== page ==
A native of the Pacific Northwest, Linda Carlson is a graduate of Washington State University’s journalism program and the Harvard Business School and has spent her career in marketing and the media. Her first book, The Publicity and Promotion Handbook: A Guide for Small Business (John Wiley, 1982), provided step-by-step how-to’s for businesses and nonprofits that wanted to handle marketing communications in-house. Her work with architectural firm promotion resulted in a case study published by the Harvard Business School (1980) and then in Services Marketing (Prentice Hall, 1984). She currently writes on book marketing topics for the Independent Book Publishers Association and consults to Seattle-area publishers.
She contributed to The New Writer's Handbook: A Practical Anthology of Best Advice for Your Craft and Career (Scarletta Press) and Calling All Authors: How to Publish with Your Eyes Wide Open (Nightengale Press), both published in 2007. Recent publications include Internet Safety and Your Family (Parenting Press 2008) and a Dummies guide to digital book printing (edited for the Book Industry Study Group and John Wiley, 2009).
Carlson began serving as the Harvard Business School’s Seattle-area career adviser in the mid-1980s, a volunteer position that led to nine job-search guides published between 1990 and 1998, weekly Q & A newspaper columns and frequent presentations on career topics.
Her background in forest products resulted in Company Towns of the Pacific Northwest (University of Washington Press, 2003). A finalist for the Washington State Book Award and the basis for Carlson’s presentations through the Humanities Washington speakers bureau, it has been quoted in New York Times, USA Today and International Herald Tribune articles regarding company towns and timber communities. Company Towns was also the basis for Carlson's interview by the London Daily Telegraph. As an avocation, Carlson creates note cards which are sold in Seattle gift shops.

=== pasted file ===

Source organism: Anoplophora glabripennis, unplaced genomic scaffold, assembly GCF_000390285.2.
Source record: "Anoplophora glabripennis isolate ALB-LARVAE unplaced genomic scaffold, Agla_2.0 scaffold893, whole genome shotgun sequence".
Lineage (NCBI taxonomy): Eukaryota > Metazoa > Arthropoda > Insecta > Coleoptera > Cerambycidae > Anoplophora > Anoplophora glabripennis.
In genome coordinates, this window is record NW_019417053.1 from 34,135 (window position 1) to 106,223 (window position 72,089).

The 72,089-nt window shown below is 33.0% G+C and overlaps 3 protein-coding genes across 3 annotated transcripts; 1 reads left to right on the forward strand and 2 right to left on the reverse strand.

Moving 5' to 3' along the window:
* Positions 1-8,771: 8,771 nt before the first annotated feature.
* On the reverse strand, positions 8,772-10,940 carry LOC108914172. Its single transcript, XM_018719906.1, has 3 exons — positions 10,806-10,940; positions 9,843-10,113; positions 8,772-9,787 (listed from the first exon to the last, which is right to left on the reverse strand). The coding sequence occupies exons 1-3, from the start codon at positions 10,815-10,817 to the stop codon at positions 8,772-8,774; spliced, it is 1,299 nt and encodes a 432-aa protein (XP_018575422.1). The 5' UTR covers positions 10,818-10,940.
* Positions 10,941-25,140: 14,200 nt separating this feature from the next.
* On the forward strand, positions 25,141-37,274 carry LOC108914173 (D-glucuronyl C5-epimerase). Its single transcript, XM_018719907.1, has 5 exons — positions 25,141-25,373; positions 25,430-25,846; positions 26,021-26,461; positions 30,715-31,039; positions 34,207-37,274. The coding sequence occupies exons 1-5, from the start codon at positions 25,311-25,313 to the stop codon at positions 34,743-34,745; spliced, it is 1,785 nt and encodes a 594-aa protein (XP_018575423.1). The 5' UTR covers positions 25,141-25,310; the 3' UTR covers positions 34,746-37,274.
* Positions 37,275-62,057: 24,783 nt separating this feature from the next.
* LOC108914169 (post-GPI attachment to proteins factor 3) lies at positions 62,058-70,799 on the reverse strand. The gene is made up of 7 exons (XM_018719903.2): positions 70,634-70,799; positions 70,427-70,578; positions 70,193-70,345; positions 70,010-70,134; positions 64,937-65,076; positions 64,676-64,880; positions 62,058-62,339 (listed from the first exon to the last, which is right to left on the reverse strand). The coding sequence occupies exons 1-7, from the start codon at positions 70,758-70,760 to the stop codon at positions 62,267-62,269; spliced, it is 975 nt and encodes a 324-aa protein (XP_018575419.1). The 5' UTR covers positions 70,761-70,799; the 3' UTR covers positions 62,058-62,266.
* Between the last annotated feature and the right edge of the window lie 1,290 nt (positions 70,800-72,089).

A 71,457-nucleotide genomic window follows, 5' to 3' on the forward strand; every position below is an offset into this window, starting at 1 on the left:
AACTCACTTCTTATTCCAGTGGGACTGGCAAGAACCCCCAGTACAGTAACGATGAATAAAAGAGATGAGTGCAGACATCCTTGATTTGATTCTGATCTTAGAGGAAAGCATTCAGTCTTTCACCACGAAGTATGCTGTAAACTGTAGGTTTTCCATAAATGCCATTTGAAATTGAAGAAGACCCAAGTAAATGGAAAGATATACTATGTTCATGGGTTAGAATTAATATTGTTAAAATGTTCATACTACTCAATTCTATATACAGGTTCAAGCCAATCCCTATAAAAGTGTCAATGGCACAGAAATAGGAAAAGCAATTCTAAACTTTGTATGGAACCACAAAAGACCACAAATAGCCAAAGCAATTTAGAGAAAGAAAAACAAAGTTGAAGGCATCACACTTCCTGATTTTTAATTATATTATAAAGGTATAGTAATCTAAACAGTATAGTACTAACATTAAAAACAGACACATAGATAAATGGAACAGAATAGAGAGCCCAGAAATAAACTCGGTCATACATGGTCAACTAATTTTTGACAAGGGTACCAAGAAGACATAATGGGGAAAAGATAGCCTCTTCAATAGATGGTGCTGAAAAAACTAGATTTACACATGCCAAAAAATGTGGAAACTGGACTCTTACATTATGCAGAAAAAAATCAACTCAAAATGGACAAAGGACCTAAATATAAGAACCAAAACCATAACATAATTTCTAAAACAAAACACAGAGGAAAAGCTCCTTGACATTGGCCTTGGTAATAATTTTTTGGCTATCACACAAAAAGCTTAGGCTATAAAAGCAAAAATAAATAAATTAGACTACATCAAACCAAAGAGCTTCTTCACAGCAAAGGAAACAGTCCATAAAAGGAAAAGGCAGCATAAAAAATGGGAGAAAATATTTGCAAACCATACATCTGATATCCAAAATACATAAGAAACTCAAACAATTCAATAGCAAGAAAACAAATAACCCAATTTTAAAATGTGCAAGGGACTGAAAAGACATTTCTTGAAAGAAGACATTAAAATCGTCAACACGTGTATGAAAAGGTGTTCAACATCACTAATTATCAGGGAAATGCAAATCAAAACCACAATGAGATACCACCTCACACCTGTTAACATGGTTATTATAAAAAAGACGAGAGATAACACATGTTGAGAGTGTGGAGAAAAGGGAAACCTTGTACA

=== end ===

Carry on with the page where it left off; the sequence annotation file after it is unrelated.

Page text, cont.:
Empowered Mommies (EM): Ms Carlson, you have such a fascinating background working as a marketing consultant, speaker and having authored 12 books in a wide array of topics. What motivated you to focus on the issue of internet safety in your latest book, “Internet Safety and Your Family”?
Linda Carlson (LC): I spent about half of my work week at Parenting Press, where I handle the marketing for several books, including some very popular books on preventing child sexual abuse. We had done a brochure on Internet safety back in the days when you could say, "Keep the computer in a busy room of the house, where you'll always know what's going on." But today each member of the family may have his or her own computer, and with wi-fi, who knows where people are logging on? So I suggested a book about Internet safety, and in the time I researched the topic, I created a Facebook account for myself and monitored what my children, then in high school, and their friends were doing. I was astounded at what information was available! What especially horrified me is how much of that information was being made available by adults---by parents with their blogs about their kids, with school web sites, with sports team web sites and blogs, even with church web sites. Combine that with whitepages.com and Google Maps, and it's easy to zoom in on where you live or work.
EM: Many of our readers at Empowered Mommies have small children. Is Internet safety an issue for parents of very young children? How?